It is still virtually impossible, other than existing behavior, though studies continue to be done—I worked on one in the 1970’s—as this article from the Washington Post reports.

An excerpt.

“After every act of incomprehensible violence, the world asks whether the killer could have been identified ahead of time. It’s as automatic as the call for more gun control and better mental health services.

“Psychologists and psychiatrists have been working for decades to try to figure out whether there’s a link between mental illness and violence, and if so, which people are likely to act. Using an ever-changing tool kit of theories and questionnaires, they’ve made some progress.

“It’s now fairly clear, for example, that people with severe mental illness, such as schizophrenia, bipolar disorder and some personality disorders, are more likely to commit violent acts than others. But the risk is small. The vast majority of mentally ill people won’t commit assault, rape, arson or homicide, although the risk rises sharply among those who abuse drugs and alcohol.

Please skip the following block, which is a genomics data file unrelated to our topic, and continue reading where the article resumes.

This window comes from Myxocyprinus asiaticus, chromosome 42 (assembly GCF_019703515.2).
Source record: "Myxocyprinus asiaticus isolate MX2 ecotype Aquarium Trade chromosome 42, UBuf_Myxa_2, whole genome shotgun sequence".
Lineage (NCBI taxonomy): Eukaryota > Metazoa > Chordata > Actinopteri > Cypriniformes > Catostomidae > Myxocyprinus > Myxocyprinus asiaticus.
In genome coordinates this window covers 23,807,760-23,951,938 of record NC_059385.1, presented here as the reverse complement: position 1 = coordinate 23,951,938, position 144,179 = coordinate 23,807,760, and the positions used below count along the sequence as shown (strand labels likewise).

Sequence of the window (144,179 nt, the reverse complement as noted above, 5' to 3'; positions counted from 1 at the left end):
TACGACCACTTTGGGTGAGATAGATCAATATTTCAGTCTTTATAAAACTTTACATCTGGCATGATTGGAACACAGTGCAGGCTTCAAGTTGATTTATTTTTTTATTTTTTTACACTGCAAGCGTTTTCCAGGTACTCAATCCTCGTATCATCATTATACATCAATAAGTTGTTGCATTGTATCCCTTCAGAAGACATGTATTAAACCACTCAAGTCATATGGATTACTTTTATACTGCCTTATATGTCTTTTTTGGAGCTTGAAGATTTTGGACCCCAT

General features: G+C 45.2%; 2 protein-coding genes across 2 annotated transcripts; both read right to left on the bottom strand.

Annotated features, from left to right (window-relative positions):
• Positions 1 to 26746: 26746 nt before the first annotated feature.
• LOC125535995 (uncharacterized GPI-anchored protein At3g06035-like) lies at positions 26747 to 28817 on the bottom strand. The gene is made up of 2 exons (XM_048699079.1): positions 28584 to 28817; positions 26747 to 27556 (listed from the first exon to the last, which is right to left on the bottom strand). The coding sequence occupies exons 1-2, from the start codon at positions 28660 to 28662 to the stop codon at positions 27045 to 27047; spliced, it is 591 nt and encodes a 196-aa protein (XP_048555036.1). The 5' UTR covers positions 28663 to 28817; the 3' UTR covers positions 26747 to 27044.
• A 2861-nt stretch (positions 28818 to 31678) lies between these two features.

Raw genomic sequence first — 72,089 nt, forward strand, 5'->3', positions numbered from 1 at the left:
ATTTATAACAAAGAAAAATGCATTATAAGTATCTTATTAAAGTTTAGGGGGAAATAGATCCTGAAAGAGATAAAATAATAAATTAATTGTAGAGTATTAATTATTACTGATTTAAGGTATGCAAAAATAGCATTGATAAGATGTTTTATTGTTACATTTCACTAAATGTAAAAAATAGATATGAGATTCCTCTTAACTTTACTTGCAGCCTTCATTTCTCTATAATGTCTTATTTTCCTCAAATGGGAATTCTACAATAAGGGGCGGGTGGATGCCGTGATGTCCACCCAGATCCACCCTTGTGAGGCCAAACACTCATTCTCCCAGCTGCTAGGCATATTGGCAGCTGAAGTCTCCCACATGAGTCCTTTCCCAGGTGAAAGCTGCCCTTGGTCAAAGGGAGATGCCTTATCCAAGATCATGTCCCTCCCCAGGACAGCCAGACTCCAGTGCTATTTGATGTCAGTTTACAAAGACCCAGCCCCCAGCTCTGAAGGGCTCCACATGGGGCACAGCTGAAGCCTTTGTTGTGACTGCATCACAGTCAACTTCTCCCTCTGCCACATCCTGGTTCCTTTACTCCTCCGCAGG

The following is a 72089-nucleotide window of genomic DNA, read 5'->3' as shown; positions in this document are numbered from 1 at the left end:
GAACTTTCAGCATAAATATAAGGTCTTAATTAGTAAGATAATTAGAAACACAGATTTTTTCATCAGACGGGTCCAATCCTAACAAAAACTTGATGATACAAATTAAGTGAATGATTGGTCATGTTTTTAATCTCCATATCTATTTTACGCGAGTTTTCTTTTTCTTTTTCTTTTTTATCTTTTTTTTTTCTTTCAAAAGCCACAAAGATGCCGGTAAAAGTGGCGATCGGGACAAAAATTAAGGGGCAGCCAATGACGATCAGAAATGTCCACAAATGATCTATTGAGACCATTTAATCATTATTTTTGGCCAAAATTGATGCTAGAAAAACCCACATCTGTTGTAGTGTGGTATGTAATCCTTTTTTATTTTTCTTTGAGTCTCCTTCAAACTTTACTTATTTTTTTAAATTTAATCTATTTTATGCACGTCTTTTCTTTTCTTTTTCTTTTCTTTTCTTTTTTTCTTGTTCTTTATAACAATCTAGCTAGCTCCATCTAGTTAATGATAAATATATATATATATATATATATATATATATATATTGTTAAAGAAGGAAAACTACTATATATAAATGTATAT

“These insights are proving useful to psychiatrists, psychologists, judges, school administrators and others who must decide whether someone seems too dangerous to be left alone. But they aren’t good enough to identify an Adam Lanza, the young man who killed 28 people, including himself, in Newtown, Conn., last month. (Lanza’s mother told friends that he had Asperger syndrome, a developmental disorder, but no evidence has emerged that Lanza was diagnosed as mentally ill.)

“There is no instrument that is specifically useful or validated for identifying potential school shooters or mass murderers,” said Stephen D. Hart, a psychologist at Simon Fraser University in Vancouver who is the co-author of a widely used evaluation tool. “There are many things in life where we have an inadequate evidence base, and this is one of them.”

“Even when someone has a history of threatening behavior, the killing of innocent people can’t necessarily be prevented.

“The woman accused of pushing a man to his death in front of a New York subway train on Dec. 27 had been arrested several times for assault and treated in the psychiatric wards of two hospitals. The man who fatally shot two firefighters and himself in Webster, N.Y., on Christmas Eve had killed his 92-year-old grandmother three decades earlier.

“The task of identifying violence-prone individuals is even trickier with young people, who have shorter histories and whose normal development often includes a period of antisocial behavior.”